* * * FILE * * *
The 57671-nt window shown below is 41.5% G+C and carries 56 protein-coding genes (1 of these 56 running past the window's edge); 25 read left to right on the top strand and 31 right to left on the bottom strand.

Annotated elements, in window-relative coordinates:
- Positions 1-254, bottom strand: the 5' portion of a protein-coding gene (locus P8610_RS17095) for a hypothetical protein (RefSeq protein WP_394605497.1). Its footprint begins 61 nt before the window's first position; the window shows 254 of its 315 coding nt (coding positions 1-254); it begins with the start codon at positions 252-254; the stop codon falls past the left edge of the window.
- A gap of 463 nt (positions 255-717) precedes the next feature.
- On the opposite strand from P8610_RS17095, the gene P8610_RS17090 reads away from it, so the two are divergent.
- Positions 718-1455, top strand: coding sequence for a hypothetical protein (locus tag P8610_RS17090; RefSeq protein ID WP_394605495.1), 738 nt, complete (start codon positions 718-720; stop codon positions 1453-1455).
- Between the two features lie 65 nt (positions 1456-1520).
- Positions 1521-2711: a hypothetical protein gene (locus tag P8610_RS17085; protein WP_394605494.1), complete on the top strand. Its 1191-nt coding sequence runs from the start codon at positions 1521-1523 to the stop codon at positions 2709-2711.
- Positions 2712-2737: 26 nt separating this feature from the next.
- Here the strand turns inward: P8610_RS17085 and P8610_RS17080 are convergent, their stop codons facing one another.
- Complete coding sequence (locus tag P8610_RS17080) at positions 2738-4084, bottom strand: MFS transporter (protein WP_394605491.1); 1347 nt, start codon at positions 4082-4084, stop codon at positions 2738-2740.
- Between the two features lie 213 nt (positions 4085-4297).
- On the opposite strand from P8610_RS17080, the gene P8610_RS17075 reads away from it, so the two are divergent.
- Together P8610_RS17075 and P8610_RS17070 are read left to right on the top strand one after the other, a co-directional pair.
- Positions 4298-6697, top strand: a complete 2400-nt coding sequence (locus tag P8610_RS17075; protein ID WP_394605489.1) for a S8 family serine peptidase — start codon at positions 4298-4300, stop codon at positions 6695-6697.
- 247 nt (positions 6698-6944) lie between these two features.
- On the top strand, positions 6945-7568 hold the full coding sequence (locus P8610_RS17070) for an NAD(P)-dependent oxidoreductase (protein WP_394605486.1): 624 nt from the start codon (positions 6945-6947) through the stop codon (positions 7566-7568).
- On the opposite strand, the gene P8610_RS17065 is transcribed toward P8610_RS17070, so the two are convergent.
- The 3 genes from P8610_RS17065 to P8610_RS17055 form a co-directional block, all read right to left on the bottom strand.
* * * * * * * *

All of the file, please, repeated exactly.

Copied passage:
The 57671-nt window shown below is 41.5% G+C and carries 56 protein-coding genes (1 of these 56 running past the window's edge); 25 read left to right on the top strand and 31 right to left on the bottom strand.

Annotated elements, in window-relative coordinates:
- Positions 1-254, bottom strand: the 5' portion of a protein-coding gene (locus P8610_RS17095) for a hypothetical protein (RefSeq protein WP_394605497.1). Its footprint begins 61 nt before the window's first position; the window shows 254 of its 315 coding nt (coding positions 1-254); it begins with the start codon at positions 252-254; the stop codon falls past the left edge of the window.
- A gap of 463 nt (positions 255-717) precedes the next feature.
- On the opposite strand from P8610_RS17095, the gene P8610_RS17090 reads away from it, so the two are divergent.
- Positions 718-1455, top strand: coding sequence for a hypothetical protein (locus tag P8610_RS17090; RefSeq protein ID WP_394605495.1), 738 nt, complete (start codon positions 718-720; stop codon positions 1453-1455).
- Between the two features lie 65 nt (positions 1456-1520).
- Positions 1521-2711: a hypothetical protein gene (locus tag P8610_RS17085; protein WP_394605494.1), complete on the top strand. Its 1191-nt coding sequence runs from the start codon at positions 1521-1523 to the stop codon at positions 2709-2711.
- Positions 2712-2737: 26 nt separating this feature from the next.
- Here the strand turns inward: P8610_RS17085 and P8610_RS17080 are convergent, their stop codons facing one another.
- Complete coding sequence (locus tag P8610_RS17080) at positions 2738-4084, bottom strand: MFS transporter (protein WP_394605491.1); 1347 nt, start codon at positions 4082-4084, stop codon at positions 2738-2740.
- Between the two features lie 213 nt (positions 4085-4297).
- On the opposite strand from P8610_RS17080, the gene P8610_RS17075 reads away from it, so the two are divergent.
- Together P8610_RS17075 and P8610_RS17070 are read left to right on the top strand one after the other, a co-directional pair.
- Positions 4298-6697, top strand: a complete 2400-nt coding sequence (locus tag P8610_RS17075; protein ID WP_394605489.1) for a S8 family serine peptidase — start codon at positions 4298-4300, stop codon at positions 6695-6697.
- 247 nt (positions 6698-6944) lie between these two features.
- On the top strand, positions 6945-7568 hold the full coding sequence (locus P8610_RS17070) for an NAD(P)-dependent oxidoreductase (protein WP_394605486.1): 624 nt from the start codon (positions 6945-6947) through the stop codon (positions 7566-7568).
- On the opposite strand, the gene P8610_RS17065 is transcribed toward P8610_RS17070, so the two are convergent.
- The 3 genes from P8610_RS17065 to P8610_RS17055 form a co-directional block, all read right to left on the bottom strand.